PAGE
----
So things that logicians would say was done by rule of inference but actually it’s complicated and fuzzy and has all sorts of subtleties that you couldn’t program by hand. People in artificial intelligence for years tried to program natural human reasoning and you can’t do it but you can learn it.
That is these neural nets can learn to reason in a natural way like humans do.
AMT: And if they are able to understand documents what jobs exist now that.. could they be replaced?
Geoffrey Hinton: I think the obvious thing for Google is in search where at present you can find a document that contains particular words and it works very well for that but suppose you wanted to say, find me a document that pretends to support climate change but is trying to undermine the idea that there is climate change.
Well, Google can’t do that at present, but if you understood what was going on in the documents and what the argument structure was in the sentences, like a person would, then Google could do that and it’s going to be some way in the future but maybe 10-20 years down the road or maybe even sooner, Google will be able to understand documents and therefore give you much more reasonable answers and in particular you can search for what you really want which is to do with the meaning of the documents and the slant the documents are putting on things.
AMT: That’s extraordinary, and this is all coming out of the work you are doing on neural networks?
Geoffrey Hinton: Yes this is coming out of the fact that we now have very general purpose ways of training neural networks to do more or less anything.
AMT: Of course we are talking about this now and how Google purchased your company and all of this stuff but when did it really start to gel for you in your research, tell us about that time.
Geoffrey Hinton: So I started as a Research Graduate in 1972 and this is what I was working on and it was extremely unpopular back then and everyone told me this is crazy and it will never work and back then it didn’t work, computers weren’t fast enough.
AMT: And when they told you that you were crazy, what did you say to them?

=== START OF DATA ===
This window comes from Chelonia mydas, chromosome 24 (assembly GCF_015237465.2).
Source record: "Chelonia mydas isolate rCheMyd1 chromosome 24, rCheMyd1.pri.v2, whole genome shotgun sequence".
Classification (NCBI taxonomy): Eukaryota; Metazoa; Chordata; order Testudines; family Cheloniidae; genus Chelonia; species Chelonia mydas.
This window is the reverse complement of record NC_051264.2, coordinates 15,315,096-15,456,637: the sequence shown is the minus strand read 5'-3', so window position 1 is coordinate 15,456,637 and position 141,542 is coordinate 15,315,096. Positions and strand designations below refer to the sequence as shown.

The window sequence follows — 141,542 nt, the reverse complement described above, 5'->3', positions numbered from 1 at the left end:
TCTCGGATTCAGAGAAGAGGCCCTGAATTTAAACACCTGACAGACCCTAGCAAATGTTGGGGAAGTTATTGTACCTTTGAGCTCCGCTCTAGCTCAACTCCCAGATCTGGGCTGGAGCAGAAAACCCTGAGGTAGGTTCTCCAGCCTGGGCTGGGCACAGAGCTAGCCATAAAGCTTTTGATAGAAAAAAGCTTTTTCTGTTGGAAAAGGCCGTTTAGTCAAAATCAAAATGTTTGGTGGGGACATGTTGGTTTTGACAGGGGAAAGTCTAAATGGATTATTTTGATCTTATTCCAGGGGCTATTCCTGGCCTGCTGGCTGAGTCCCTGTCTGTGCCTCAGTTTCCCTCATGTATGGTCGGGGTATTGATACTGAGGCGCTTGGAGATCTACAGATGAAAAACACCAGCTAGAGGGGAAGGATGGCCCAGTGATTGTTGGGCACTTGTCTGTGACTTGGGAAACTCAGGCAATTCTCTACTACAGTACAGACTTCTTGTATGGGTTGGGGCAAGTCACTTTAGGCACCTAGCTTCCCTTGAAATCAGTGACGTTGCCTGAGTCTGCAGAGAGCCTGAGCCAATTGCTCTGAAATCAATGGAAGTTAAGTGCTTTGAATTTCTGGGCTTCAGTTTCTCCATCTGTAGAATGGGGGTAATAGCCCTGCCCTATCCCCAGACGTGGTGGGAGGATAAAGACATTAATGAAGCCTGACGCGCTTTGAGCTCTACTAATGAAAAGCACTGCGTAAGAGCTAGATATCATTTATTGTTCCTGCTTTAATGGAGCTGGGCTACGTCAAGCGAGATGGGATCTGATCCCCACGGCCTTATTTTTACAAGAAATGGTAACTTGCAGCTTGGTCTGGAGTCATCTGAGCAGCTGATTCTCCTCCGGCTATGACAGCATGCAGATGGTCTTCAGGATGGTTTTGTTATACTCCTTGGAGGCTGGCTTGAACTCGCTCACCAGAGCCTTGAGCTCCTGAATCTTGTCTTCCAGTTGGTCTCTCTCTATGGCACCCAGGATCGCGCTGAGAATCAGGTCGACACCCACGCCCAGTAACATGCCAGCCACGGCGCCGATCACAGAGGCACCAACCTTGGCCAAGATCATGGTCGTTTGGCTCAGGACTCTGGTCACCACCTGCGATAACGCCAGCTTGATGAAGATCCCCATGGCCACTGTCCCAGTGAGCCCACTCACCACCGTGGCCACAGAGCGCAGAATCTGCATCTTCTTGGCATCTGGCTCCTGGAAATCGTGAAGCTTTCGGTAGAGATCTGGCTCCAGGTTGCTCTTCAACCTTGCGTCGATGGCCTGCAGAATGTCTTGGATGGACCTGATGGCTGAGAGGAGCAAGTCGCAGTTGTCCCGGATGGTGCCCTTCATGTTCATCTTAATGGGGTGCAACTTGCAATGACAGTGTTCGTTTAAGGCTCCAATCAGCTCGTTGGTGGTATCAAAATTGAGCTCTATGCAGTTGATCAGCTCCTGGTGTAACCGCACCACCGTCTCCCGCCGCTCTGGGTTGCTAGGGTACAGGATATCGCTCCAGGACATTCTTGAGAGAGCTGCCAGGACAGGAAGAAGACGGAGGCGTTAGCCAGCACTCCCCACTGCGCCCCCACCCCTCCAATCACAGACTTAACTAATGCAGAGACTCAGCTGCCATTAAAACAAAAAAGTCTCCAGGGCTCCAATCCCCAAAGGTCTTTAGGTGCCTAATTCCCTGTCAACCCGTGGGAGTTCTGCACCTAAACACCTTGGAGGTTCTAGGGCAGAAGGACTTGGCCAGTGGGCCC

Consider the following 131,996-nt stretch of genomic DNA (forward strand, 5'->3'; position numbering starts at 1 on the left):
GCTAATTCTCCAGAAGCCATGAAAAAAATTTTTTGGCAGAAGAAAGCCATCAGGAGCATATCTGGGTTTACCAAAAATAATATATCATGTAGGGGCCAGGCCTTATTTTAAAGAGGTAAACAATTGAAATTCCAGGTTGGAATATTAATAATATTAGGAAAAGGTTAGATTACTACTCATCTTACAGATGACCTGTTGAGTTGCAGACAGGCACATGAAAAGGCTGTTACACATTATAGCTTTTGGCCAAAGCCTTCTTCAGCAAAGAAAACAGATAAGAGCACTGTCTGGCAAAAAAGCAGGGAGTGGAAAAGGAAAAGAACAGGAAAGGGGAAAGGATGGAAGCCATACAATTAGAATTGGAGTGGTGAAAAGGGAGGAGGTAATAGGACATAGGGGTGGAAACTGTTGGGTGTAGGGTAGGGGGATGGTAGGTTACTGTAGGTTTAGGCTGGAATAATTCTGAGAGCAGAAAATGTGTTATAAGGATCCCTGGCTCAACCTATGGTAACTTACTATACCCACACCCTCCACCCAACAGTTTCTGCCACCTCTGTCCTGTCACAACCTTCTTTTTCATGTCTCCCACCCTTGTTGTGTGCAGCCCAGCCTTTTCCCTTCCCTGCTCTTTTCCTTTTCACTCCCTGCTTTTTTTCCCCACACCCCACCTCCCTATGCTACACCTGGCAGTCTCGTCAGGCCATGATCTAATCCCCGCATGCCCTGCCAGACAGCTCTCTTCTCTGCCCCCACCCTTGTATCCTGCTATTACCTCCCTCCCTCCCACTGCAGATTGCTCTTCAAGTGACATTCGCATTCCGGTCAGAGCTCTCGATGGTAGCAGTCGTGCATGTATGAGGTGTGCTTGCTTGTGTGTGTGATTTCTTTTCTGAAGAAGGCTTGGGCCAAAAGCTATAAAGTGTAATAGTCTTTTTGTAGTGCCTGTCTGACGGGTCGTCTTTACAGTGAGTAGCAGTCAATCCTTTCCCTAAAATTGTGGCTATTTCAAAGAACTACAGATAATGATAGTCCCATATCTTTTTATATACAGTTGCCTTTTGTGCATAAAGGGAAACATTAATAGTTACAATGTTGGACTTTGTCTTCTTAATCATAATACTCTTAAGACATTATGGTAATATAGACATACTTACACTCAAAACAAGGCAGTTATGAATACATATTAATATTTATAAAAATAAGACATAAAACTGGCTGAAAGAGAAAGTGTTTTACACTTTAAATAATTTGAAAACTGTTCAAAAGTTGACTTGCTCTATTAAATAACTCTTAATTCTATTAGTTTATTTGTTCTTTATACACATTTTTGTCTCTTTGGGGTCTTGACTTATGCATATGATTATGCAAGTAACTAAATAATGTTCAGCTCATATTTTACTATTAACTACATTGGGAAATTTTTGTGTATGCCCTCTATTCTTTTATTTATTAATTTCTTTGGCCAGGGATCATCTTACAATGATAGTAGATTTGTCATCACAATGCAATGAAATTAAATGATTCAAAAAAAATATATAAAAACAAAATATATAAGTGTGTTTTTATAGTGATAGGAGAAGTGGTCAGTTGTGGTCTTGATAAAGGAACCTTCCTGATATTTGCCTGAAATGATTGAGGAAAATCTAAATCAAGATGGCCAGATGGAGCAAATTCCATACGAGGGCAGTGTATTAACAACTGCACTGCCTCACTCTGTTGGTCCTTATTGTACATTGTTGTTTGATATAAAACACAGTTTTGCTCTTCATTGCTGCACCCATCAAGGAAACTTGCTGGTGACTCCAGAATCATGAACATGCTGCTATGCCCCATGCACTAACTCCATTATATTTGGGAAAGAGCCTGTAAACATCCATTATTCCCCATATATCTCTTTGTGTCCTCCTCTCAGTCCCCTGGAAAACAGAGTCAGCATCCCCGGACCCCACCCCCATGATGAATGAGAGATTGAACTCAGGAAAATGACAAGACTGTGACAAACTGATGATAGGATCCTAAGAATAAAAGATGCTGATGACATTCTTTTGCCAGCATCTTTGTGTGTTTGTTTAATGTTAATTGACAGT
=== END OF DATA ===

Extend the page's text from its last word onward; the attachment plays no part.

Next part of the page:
Geoffrey Hinton: I said, basically, this is the only way it could be. If you want to understand how the human mind works, you better understand how the brain works and how the brain is implementing the mind and the brain is clearly a big neural network.
So we better understand how systems that compute like that work and the argument back in the 1970s was, oh that’s just silly, we know that computer hardware doesn’t matter, it’s the software that matters and the thing that’s wrong with that argument is that if you write software for the wrong type of computer it will be millions of times less efficient than software for the right type of computer.
AMT: And so when was it that your colleague or the people who were overseeing your work started to understand that you were onto something.
Geoffrey Hinton: So in the 1980s, people came up with a learning algorithm called back propagation and there was a huge wave of interest in neural networks, it was a very exciting time. A bunch of different research groups all came up with the same algorithm and began to show that it could do impressive things.
But they weren’t quite impressive enough, they didn’t beat the existing technologies at things like recognizing objects and images or recognizing speech and so the interest waned again. And the reason we now know that they didn’t beat existing techniques is that computers weren’t fast enough.
AMT: But you were persistent because you understood that, you understood the potential that was there.
Geoffrey Hinton: I never thought there was any alternative. I mean the brain must work somehow and if we can figure out how the brain is doing it or get close enough to a method that does it like the brain, then we are going to be able to do things like common sense reasoning and recognizing objects and recognizing speech.
AMT: So could we get to a point that anything our brain can do a computer with the right neural network algorithms can do it as well.